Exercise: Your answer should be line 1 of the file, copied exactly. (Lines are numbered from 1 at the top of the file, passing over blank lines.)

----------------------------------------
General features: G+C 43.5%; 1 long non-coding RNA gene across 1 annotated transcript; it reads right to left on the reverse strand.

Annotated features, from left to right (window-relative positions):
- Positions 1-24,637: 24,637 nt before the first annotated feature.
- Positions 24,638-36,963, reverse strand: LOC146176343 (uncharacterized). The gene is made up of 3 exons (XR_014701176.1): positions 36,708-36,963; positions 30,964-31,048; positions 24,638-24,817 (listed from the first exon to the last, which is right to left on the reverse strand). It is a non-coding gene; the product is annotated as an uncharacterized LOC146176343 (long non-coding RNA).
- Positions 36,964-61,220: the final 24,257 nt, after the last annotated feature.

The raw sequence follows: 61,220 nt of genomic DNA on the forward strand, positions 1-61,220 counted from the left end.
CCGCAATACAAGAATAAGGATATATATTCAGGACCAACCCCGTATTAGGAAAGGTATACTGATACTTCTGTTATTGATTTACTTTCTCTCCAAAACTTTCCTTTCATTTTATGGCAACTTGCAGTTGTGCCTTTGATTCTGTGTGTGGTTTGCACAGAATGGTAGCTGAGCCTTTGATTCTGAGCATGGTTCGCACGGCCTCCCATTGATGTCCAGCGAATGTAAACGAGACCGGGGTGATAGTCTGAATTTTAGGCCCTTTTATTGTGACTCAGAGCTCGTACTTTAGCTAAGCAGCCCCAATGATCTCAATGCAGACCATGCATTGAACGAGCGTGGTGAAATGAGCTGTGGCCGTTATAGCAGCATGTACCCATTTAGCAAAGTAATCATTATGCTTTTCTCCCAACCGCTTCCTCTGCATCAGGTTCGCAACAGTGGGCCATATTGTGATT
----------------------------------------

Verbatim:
General features: G+C 43.5%; 1 long non-coding RNA gene across 1 annotated transcript; it reads right to left on the reverse strand.